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Article
Publication date: 23 August 2011

Happy Holden and Charles Pfeil

High‐density interconnect (HDI) continues to be the fastest growing segment of the printed circuit board (PCB) market. The purpose of this paper is to discuss the…

1516

Abstract

Purpose

High‐density interconnect (HDI) continues to be the fastest growing segment of the printed circuit board (PCB) market. The purpose of this paper is to discuss the differences in designing HDI compared to conventional PCB multilayers. This is important for the challenging aspects of very high‐speed electronics that require care to control signal integrity and power integrity.

Design/methodology/approach

Eight new design principles were studied and illustrated with emphasis on how these differ from conventional PCB design.

Findings

HDI implementation can be improved 2X to 4X by employing these new design principles. Densities from 6‐12 in. per sq. inch to 18‐48 in. per sq. inch have been reported. Design time reductions of 50 percent and cost reductions of 30 percent were also seen.

Research limitations/implications

This work was focused on the basic design principles and does not address electronics design automation tools or specific design steps. PCB design is a complex activity and readers are encouraged to obtain and use the references cited.

Originality/value

The paper describes various design and layout procedures that the authors have learned over the last 29 years involved in printed circuit design and fabrication. These principles can be combined with other innovations to enable a much more beneficial use of HDI technologies.

Content available
Article
Publication date: 1 September 2001

Happy Holden

53

Abstract

Details

Circuit World, vol. 27 no. 3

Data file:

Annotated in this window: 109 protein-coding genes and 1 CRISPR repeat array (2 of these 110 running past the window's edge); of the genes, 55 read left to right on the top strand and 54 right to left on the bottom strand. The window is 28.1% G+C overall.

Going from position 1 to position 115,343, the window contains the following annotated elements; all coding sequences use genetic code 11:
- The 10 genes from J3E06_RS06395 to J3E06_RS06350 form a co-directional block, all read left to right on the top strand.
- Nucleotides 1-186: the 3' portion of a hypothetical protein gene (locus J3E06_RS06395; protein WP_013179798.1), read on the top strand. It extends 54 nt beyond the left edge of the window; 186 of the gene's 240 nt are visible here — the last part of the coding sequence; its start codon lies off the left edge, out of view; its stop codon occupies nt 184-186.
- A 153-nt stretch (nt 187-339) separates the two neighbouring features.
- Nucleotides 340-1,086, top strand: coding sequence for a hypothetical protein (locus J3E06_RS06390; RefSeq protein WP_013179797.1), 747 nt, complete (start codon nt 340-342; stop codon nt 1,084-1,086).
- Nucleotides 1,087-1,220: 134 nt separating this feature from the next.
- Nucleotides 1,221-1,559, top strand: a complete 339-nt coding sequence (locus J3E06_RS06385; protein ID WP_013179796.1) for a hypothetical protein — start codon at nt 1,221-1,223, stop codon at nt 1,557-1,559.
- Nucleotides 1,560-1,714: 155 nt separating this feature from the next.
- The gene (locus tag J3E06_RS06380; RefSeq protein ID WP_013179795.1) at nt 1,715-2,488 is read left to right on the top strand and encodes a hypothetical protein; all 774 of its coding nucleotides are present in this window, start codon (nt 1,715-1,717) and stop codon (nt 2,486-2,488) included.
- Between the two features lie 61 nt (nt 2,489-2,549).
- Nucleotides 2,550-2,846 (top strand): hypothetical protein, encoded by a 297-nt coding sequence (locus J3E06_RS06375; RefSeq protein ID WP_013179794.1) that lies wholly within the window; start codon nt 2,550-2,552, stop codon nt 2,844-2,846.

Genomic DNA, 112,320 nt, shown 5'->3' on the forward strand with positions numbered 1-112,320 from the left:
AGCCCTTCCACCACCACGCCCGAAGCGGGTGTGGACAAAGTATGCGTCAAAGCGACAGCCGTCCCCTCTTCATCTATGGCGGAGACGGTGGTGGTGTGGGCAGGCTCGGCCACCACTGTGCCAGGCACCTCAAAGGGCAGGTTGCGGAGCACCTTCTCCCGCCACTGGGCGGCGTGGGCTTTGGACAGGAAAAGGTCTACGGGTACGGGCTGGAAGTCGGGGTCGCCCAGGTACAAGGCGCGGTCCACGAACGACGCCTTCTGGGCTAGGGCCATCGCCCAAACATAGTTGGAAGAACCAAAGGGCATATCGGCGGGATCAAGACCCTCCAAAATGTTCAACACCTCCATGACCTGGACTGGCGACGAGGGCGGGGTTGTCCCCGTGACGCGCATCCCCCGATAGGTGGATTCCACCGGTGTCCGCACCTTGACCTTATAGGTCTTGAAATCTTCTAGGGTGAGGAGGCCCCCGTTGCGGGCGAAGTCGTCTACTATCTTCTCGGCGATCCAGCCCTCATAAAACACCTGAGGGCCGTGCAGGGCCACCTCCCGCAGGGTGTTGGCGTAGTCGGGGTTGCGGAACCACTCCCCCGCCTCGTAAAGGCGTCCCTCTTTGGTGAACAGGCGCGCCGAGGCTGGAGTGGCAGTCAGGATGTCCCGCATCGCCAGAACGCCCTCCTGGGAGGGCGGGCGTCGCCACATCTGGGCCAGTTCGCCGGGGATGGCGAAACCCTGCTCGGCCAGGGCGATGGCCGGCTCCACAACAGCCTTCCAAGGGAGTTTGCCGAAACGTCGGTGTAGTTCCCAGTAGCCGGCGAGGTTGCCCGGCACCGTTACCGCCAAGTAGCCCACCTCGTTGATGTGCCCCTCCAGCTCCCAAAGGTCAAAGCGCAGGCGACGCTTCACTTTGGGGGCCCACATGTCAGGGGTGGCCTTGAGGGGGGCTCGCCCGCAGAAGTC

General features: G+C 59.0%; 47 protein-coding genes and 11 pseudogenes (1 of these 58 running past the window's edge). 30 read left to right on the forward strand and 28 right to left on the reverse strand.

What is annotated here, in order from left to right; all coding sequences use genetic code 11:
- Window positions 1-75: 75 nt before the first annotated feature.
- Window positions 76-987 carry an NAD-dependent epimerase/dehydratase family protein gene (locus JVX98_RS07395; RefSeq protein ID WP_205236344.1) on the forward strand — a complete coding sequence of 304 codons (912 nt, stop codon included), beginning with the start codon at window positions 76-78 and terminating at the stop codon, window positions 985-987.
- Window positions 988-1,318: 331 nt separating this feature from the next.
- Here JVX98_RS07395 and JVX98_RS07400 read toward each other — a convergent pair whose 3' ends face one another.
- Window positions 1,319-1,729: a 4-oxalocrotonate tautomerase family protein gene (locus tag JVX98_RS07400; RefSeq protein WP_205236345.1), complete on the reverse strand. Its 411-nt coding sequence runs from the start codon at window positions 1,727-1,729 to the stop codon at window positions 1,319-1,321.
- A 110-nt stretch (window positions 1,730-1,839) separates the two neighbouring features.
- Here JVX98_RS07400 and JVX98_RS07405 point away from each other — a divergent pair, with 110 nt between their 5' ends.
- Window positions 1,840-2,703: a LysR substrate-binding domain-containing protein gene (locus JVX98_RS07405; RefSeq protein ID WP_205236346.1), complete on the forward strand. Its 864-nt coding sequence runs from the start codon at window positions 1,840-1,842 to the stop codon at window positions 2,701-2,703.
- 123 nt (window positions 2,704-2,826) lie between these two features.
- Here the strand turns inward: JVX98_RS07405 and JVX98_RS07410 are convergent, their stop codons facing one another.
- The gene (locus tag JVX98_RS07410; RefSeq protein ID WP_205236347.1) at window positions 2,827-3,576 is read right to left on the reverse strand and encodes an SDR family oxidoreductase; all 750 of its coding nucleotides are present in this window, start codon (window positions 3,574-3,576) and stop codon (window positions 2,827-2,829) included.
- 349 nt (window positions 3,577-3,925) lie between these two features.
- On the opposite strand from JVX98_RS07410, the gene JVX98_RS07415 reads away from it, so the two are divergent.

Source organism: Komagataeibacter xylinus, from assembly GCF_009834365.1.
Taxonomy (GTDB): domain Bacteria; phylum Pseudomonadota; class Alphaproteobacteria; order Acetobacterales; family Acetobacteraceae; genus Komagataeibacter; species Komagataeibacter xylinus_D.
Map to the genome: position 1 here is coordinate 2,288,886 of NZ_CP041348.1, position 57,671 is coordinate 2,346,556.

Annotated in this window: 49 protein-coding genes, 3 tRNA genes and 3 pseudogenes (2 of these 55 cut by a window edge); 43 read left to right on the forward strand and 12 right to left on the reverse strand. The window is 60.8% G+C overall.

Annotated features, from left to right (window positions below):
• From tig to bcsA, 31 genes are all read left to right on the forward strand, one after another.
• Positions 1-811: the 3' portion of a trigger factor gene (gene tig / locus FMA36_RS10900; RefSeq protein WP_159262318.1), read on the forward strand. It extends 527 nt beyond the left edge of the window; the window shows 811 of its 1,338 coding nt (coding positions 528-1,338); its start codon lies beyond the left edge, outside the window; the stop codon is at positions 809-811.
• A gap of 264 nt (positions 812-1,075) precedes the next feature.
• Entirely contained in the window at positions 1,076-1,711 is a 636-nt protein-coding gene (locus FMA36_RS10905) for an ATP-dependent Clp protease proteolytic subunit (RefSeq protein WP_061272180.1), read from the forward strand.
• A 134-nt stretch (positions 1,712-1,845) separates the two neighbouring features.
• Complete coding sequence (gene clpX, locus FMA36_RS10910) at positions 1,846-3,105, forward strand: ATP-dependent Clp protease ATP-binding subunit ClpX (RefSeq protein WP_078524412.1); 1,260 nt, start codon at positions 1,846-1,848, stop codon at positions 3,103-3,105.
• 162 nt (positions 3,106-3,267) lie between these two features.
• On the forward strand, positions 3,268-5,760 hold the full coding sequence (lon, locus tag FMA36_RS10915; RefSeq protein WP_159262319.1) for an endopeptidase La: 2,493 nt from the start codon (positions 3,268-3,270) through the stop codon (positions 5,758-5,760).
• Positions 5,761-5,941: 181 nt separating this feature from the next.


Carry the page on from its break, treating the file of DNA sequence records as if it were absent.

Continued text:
Type: Research Article
ISSN: 0305-6120

Keywords

Article
Publication date: 24 August 2010

Happy Holden

The purpose of this paper is to present an updated overview of printed circuit manufacturing equipment from the perspective of “mechanization strategies and systems” in…

Abstract

Purpose

The purpose of this paper is to present an updated overview of printed circuit manufacturing equipment from the perspective of “mechanization strategies and systems” in order to enable printed circuit board (PCB) manufacturers to select the appropriate equipment.

Design/methodology/approach

Ten process mechanization strategies were studied and illustrated with emphasis on the new conveyorized vertical plating and traditional horizontal conveyors, with some highlights of reel‐to‐reel chip on flex conveyorized plating equipment.

Findings

Novel mechanization continues to be created to enhance the technology, quality, and productivity of printed circuit manufacturing.

Research limitations/implications

Mechanized equipment has the most controlled conditions for research and another publication referenced will supply information on sensors and controllers for modern high‐speed PCB processes.

Originality/value

The paper describes various mechanization strategies for equipment used in printed circuit manufacturing, combined with process sensors, automatic control, statistical design of experiments, and automation strategies that will present the best scenario for optimal PCB production.

Details

Circuit World, vol. 36 no. 3
Type: Research Article
ISSN: 0305-6120

Keywords

Article
Publication date: 1 December 2001

Happy Holden

This paper describes the power mesh architecture (PMA), a new interconnection topology which leverages the production technologies of microvias, via‐in‐pads and fine‐line…

Abstract

This paper describes the power mesh architecture (PMA), a new interconnection topology which leverages the production technologies of microvias, via‐in‐pads and fine‐line lithography to allow planar power distribution and dense signal interconnection, on only two or four metal layers. The PMA was derived from the interconnected mesh power system (IMPS) developed and patented by the High Density Electronics Center (HiDEC) of the University of Arkansas. The IMPS topology was created to reduce the cost and metal layers on thin‐film and ceramic multichip modules. Power distribution characteristics of IMPS are presented as measured from various test vehicles. The PMA for PCBs is presented as well as impedance tables. The initial application of PMA is shown as well as an application that helps develop the wiring density model for PMA. Finally, the eight step design process is outlined to create a PMA board and an example of a notebook computer.